Too often courts rule that wealthy parties should pay simply because they can pay, but green energy boss Dale Vince’s defeat of his ex-wife’s financial claim is a welcome change
Following endless headlines about London being the divorce capital of the world —because of the courts’ perceived generosity towards divorcing women — UHNW men will enjoy a rare slice of good news from London’s High Court.
Dale Vince, the founder of green energy business Ecotricity, has struck out a financial claim brought by his ex-wife 20 years after their divorce, meaning that the wealthy are less likely to be spooked by skeletons in their closets in future.
Vince’s solicitor, the ebullient Davina Hay, head of the family department at Schillings, says that the trouble centred on the fact that dissolving a marriage is separate to settling financial claims on divorce.
Vince’s former spouse, Kathleen Wyatt, claimed that when the couple separated in 1984 they dissolved their marriage but did not settle financial claims as they were living on benefits at the time and could never have foreseen Vince would make £90 million.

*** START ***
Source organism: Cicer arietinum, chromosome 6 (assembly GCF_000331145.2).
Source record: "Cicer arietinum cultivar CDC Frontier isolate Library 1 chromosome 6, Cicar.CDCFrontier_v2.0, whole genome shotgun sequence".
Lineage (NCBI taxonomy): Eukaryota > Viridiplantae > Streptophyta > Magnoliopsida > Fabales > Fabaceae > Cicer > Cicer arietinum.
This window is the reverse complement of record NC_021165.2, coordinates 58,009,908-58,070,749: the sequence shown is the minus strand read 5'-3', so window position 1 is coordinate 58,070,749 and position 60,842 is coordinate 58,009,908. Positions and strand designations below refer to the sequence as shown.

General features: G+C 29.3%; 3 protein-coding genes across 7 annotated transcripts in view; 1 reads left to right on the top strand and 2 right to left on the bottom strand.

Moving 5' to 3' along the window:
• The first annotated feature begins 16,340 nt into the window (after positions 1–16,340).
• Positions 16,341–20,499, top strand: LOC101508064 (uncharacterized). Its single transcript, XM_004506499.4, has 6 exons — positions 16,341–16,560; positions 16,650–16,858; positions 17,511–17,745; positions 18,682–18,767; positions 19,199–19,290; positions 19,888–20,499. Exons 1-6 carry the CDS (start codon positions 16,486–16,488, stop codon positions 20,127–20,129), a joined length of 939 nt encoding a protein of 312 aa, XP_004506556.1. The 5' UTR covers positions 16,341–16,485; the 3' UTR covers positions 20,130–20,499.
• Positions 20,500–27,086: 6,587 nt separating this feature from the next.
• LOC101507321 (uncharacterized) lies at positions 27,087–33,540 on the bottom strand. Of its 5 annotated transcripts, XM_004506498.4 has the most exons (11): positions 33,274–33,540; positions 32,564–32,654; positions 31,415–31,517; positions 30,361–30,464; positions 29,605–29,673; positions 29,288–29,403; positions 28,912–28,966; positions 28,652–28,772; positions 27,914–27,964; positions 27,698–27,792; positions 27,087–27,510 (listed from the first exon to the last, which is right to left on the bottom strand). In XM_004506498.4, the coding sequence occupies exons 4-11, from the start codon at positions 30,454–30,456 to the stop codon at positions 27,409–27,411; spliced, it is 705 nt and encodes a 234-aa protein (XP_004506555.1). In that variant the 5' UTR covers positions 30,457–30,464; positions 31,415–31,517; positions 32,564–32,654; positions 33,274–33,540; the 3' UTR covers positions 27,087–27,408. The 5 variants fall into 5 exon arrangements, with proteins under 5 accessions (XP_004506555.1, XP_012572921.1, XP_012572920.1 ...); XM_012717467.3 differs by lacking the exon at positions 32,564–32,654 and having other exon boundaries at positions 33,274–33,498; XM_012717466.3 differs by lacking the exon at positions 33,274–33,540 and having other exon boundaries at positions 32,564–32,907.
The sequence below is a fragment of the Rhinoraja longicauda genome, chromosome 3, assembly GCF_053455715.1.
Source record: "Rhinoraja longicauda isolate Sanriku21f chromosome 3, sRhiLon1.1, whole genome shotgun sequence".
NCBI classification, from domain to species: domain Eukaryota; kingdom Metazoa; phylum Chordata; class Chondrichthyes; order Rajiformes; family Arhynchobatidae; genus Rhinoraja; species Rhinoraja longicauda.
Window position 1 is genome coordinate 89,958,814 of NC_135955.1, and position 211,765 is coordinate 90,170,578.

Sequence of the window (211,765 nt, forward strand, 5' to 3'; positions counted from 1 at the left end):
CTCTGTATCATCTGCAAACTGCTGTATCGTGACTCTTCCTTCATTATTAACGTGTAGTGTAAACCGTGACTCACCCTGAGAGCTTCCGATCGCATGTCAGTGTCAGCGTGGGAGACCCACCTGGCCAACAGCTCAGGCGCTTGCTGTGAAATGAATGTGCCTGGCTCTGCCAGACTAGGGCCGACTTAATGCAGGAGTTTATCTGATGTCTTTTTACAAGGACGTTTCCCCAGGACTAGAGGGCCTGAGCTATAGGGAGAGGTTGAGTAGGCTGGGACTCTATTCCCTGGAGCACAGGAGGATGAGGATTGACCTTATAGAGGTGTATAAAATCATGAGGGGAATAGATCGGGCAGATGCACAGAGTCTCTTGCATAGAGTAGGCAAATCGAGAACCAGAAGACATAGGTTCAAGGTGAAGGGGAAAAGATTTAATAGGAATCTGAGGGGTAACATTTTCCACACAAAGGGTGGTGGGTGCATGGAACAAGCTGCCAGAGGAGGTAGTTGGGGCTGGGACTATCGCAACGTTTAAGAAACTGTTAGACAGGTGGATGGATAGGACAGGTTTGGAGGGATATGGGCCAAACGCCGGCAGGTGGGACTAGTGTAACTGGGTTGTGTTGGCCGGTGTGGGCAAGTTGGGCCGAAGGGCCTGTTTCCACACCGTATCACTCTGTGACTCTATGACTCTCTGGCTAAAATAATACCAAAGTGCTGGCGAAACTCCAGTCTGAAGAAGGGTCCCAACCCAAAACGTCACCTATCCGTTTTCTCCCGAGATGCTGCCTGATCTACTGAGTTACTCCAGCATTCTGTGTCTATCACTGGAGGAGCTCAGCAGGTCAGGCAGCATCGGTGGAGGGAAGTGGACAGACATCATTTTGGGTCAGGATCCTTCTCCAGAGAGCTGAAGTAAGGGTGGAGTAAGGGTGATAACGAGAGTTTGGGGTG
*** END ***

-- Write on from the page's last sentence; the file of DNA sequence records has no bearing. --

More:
The original court files from 1992 were, of course, destroyed, leaving the situation open to interpretation and making it Vince’s word against Wyatt’s.
But Lord Justice Thorpe ordered on Wednesday that Ms Wyatt’s claim for a housing fund and capitalized lifetime maintenance be struck out because, at the time when she should have brought her claim, neither party had any money and both were in relationships with new partners.
Green energy tycoon Dale Vince will not have to pay maintenance to his ex-wife, who he divorced in 1992
‘The facts of this case are extreme,’ he said in the Court of Appeal. ‘Impecuniosity has been the experience of all of the wife’s adult life. Both the men with whom she has entered into family life were seemingly equally impecunious.
‘Her husband was the most improbable candidate for affluence. The wife no doubt can appeal to his sense of charity but in my judgment he is not to be compelled to boost the wife’s income by the exercise of the jurisdiction under the Matrimonial Clauses Act 1973. He is not her insurer against life’s eventualities.’
Indeed, Hay, listed in the leading Family lawyers index published by Spear’s last month, agrees.
‘This was an ill-conceived claim which should never have been brought. Too often the divorce courts in this country take the view that wealthy parties should pay simply because they can pay.
‘This judgment injects a welcome dose of principled legal reasoning. Mr Vince understandably expected that having separated from his ex-wife in 1984 when he was a penniless 22 year old, he should not be required to pay her a vast sum of money simply because years after she divorced him in 1992, he had built a successful business.’